simony

[ US /ˈsaɪməni/ ]
NOUN
  1. traffic in ecclesiastical offices or preferments
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How To Use simony In A Sentence

  • Simply put, parsimony is in vogue in boardrooms right now. Football's Level Playing Field
  • The DNA alignment was analyzed with both parsimony and distance matrix methods.
  • With encouragement, a competent amateur can diagnose species and varieties without resort to parsimony analysis.
  • So when they held dinner-parties Scarlet skimped on the smoked salmon, and Brian rebuked her for her graceless parsimony.
  • It had always sounded strangely in my ears, like the word gnomon in the Euclid and the word simony in the Dubliners
  • Mort Dieu! how often did he complain of slight and insult from Elizabeth and her minions, of open affront from Edward, of parsimony to his wants as prince, -- of a life, in short, humbled and made bitter by all the indignity and the gall which scornful power can inflict on dependent pride. The Last of the Barons — Complete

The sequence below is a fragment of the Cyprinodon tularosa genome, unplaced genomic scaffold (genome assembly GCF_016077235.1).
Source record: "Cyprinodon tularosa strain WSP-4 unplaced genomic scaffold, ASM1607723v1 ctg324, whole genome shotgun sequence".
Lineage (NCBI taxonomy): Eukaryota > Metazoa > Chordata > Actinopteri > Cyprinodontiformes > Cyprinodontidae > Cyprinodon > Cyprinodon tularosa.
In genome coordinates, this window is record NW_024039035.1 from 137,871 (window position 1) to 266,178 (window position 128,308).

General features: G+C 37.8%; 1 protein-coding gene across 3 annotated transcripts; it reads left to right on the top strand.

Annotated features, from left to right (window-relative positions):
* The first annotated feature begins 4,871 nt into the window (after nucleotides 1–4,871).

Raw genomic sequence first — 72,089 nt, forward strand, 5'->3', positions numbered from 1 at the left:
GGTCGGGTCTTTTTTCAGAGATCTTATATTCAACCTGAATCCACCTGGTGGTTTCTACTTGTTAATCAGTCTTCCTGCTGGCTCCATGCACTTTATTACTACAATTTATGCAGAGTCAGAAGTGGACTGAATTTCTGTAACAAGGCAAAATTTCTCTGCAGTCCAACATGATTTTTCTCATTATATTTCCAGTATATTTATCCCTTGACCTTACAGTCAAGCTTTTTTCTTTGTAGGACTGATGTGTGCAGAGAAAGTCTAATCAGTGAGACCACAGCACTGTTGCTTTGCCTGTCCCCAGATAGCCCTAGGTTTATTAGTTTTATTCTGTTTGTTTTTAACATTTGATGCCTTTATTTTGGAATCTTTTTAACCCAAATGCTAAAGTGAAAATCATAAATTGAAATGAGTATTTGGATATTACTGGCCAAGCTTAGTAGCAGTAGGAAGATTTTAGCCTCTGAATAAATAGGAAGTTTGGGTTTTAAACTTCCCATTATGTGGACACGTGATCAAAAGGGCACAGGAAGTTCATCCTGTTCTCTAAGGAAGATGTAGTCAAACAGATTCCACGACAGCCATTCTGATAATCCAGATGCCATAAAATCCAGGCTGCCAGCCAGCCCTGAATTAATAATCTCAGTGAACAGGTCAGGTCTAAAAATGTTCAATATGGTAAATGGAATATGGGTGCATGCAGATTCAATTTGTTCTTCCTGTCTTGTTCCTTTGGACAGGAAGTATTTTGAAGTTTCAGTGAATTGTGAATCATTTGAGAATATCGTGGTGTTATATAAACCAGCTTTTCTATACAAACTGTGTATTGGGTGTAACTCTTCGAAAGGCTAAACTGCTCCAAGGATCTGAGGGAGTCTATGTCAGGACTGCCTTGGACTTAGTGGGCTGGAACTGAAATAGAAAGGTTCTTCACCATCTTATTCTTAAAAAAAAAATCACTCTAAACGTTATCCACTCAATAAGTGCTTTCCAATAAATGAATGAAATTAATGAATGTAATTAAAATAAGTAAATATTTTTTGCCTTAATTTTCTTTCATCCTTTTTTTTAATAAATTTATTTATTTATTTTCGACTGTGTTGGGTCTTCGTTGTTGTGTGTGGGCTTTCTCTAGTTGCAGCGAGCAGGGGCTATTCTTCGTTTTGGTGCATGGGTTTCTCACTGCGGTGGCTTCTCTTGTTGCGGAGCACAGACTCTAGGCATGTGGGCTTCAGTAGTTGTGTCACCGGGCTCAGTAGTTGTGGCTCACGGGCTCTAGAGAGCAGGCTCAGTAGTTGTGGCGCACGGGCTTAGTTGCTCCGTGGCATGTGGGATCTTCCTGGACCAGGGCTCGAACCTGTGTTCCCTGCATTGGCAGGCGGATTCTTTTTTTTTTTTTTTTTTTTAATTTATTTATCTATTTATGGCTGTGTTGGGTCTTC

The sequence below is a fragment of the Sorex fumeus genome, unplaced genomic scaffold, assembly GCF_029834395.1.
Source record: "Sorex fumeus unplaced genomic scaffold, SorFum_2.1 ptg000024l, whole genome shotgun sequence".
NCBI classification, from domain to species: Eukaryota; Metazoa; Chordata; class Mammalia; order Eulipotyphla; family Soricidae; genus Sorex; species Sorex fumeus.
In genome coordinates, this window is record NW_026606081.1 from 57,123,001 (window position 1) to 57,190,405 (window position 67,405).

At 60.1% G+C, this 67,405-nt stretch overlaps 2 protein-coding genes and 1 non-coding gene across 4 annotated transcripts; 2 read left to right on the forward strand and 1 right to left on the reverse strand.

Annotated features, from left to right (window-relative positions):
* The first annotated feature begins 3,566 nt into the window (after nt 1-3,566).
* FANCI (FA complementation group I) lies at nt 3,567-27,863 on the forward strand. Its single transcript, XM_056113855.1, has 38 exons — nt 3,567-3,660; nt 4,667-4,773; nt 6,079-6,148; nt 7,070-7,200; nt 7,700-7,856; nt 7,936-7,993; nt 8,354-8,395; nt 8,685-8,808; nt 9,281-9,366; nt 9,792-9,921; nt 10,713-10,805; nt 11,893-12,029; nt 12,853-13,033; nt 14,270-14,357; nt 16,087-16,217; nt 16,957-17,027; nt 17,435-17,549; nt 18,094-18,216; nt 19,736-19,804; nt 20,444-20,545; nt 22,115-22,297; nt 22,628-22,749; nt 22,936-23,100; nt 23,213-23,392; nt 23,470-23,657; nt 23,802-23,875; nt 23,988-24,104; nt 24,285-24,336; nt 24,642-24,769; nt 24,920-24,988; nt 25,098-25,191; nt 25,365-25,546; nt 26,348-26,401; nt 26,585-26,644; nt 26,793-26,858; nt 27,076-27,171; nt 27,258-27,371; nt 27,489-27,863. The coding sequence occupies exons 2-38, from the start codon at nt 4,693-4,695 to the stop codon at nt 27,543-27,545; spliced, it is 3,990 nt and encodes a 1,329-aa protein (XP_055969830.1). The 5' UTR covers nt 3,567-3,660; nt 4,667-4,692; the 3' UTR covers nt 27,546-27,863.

• But perhaps the owners' parsimony is part of the reason for the bank's longevity.
  • But others point to parsimony, quoting examples of penny-pinching and bare-bones operations.
  • It's not often I actually get excited by bivariate scatter plots, linear regression equations, and correlation coefficients, but the Archaeopteryx note is quite good, basically Bennett's defence of his interpretation of the nine known specimens of the taxon as a single "species," following from an awareness of interspecific variation resulting from ontogeny and, also, concerns about parsimony. As Kyle passes by.
  • Due to official parsimony only the one machine was built.
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